Inside Seven
Current Issue: July 2013
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Caltrans engineers served as judges for the 60th Annual Los Angeles County Science and Engineering Fair, held April 14 though 16 at the Pasadena Convention Center.

Inspiring Young Engineers: District 7 Staff Serve as Science Fair Judges
by  Kelly Markham
Issue Date: 05/2010

Serving as a judge is an opportunity for the engineers of today to encourage the engineers of tomorrow.

[Click on photos to read captions.]

For those of us still trying to figure out how to program the clock on our microwaves, walking through the 60th Annual Los Angeles County Science and Engineering Fair, held April 14 though 16 at the Pasadena Convention Center, is a humbling experience. The room is filled with tri-fold displays presenting sophisticated research performed by kids –- people who can’t even drive yet.

Twenty-one District 7 employees volunteered to encourage these budding scientists and engineers by serving as judges for the event, which is the longest-running regional science fair in the Western United States. About 1,100 students in Los Angeles County middle and high schools participated in the fair, which featured projects in 38 categories ranging from astrophysics to zoology. The top winners will go on to compete at the California State Science Fair.

District 7’s team of volunteers included Ada Osoy, Varoozh Torossian, Bashar Nasser, Carlos Villalobos, Dana Hendrix, Dapo Majekodunmi, Gary Kevorkian, John Vassiliades, John Lee, Jorge Fuentes, Liz Suh, Mohamed Ghannoum, Mohammad Nosrati, Reza Jahromi, Sam Alameddine, Sutida Bergquist, Tirsit Kebede, Jerry Wahal, Joseph Kibe, Natalie Hill and Carlos Montez.

The Caltrans judges attended an instructional workshop on judging, reviewed project abstracts online, and evaluated projects on site during the event. Judges then interviewed students whose projects were identified as top contenders before selecting winners. Projects were judged on creativity, scientific thought, thoroughness, skill and clarity.

“Looking at the smiling faces of these students and realizing that they will be tomorrow’s pioneers and leaders is an awesome experience that you cherish for life,” said Project Manager John Vassiliades, who has served as a judge for six years and leads the effort to recruit other Caltrans volunteers from the ranks of District 7’s engineers.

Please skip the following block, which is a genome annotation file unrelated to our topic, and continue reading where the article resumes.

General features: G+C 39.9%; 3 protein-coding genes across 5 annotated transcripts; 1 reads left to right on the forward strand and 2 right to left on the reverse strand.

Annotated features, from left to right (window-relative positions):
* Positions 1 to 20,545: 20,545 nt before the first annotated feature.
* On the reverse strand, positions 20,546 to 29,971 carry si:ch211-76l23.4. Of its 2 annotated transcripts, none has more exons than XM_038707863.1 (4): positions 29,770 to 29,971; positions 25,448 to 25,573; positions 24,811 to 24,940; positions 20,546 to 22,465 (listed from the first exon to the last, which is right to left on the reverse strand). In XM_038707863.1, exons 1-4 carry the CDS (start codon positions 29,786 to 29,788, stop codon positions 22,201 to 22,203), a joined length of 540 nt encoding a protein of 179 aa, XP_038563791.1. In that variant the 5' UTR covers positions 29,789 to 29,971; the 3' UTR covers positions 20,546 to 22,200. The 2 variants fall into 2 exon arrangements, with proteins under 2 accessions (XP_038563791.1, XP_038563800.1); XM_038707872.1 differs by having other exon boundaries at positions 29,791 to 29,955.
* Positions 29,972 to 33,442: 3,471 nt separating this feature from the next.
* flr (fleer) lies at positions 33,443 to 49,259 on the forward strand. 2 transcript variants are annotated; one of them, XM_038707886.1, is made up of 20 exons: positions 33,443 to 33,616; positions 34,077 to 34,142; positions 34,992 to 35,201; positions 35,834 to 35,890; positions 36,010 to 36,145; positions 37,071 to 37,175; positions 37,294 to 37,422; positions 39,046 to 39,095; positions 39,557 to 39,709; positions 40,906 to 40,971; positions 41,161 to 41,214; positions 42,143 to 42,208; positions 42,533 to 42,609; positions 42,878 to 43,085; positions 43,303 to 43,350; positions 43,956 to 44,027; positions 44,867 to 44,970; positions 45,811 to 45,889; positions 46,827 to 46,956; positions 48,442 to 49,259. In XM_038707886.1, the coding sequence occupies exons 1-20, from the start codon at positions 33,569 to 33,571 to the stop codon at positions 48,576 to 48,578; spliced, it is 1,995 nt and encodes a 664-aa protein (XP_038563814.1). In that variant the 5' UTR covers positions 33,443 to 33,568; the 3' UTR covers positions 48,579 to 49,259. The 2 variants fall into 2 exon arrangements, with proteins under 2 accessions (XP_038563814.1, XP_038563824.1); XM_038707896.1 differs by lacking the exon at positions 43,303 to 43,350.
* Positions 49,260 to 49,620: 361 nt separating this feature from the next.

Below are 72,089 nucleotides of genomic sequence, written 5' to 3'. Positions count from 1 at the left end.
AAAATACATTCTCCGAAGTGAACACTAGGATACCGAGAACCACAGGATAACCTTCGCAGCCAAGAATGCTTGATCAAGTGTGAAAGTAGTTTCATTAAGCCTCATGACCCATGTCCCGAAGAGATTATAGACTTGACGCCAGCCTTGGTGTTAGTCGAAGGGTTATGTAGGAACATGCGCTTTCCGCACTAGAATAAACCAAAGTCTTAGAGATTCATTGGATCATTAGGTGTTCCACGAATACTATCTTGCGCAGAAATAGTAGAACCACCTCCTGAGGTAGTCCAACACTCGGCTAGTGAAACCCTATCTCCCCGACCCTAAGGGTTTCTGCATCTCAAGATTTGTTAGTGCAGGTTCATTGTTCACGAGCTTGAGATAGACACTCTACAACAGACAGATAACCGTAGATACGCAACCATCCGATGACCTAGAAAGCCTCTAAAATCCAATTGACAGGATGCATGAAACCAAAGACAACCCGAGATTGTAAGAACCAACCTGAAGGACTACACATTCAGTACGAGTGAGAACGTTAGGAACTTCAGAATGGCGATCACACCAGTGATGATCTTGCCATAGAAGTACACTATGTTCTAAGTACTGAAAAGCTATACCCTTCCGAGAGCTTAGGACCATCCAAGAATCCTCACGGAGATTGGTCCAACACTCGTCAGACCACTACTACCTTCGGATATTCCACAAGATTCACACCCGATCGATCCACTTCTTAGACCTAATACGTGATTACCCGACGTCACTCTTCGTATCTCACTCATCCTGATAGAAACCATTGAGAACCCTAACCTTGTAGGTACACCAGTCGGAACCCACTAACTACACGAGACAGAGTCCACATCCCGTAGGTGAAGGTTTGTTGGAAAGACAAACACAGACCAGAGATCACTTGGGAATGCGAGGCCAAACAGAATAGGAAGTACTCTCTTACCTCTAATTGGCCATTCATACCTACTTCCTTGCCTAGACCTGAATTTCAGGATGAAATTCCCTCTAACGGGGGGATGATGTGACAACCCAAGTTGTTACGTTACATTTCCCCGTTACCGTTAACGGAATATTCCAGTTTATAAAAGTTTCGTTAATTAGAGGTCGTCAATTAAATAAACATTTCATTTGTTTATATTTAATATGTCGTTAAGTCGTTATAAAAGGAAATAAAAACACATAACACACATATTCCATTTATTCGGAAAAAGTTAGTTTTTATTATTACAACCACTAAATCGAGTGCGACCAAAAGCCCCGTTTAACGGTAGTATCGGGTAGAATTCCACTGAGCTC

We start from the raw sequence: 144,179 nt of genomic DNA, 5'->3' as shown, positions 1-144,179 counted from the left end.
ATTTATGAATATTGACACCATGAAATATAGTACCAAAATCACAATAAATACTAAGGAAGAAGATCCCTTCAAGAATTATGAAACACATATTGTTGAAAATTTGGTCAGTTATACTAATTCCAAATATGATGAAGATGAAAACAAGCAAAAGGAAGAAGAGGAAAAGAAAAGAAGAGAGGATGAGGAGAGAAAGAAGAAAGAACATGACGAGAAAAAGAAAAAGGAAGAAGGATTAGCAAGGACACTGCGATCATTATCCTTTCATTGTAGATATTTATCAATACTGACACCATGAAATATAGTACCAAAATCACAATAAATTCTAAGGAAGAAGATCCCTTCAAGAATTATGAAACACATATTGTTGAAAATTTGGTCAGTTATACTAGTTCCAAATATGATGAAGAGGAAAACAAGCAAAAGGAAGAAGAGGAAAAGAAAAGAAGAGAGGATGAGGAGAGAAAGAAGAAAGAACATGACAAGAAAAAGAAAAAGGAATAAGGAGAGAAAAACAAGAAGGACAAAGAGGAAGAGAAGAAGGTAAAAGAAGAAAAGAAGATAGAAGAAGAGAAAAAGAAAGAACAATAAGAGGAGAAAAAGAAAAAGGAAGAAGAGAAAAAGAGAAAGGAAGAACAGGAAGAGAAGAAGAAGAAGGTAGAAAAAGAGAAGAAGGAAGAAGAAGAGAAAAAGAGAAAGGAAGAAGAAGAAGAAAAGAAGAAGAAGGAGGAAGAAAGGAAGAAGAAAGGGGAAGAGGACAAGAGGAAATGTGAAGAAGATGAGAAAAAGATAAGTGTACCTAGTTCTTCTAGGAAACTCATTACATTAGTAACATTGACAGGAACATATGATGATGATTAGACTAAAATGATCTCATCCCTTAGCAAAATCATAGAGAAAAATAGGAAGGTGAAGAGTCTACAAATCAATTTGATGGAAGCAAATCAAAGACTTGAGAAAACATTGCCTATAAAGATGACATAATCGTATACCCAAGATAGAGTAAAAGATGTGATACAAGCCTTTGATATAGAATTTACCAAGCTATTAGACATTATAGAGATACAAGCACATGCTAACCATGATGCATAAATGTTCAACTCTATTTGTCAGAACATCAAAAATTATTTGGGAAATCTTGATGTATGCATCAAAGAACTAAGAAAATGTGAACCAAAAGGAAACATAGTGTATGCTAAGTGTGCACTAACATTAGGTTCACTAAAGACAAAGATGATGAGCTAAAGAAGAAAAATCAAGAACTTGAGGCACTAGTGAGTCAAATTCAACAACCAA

Vassiliades is also the director of the Los Angeles Section of Professional Engineers in California Government (PECG), which presented awards to the top male and female engineering students at the Awards Ceremony.

Asha Banks, a student at St. Timothy School in Los Angeles, received the Marilyn Jorgenson Reece Award and $1,000 for her project, “Which Building Design Will Best Withstand an Earthquake?” There was a tie for the James E. Roberts Award, with two students receiving $500 each. George Khabbaz, a student at St. Gregory Nazianzen School in Los Angeles, was honored for his project, “Which Building Structure is Most Earthquake Resistant?” and Nicholas Lamborn, a student at John Marshal Fundamental High School in Pasadena, was recognized for his project, “Which Bridge Design is the Strongest?” Twenty finalists received a $25 Target Gift Card.

To encourage engineers to participate as judges, Caltrans matches engineers’ mentoring time up to 40 hours each calendar year.

“The Science Fair is an opportunity for us to highlight the importance of our engineering profession to society and our commitment to always serve the public well,” said Vassiliades. “We take great pride in our work, and the Science Fair allows us to inspire the next generation of engineers.”

About 1,100 students in Los Angeles County middle and high schools participated in the science fair, which featured projects in 38 categories. Caltrans judges review science fair projects. Asha Banks explains her award-winning project to a panel of judges. Twenty-one District 7 employees volunteered to serve as science fair judges.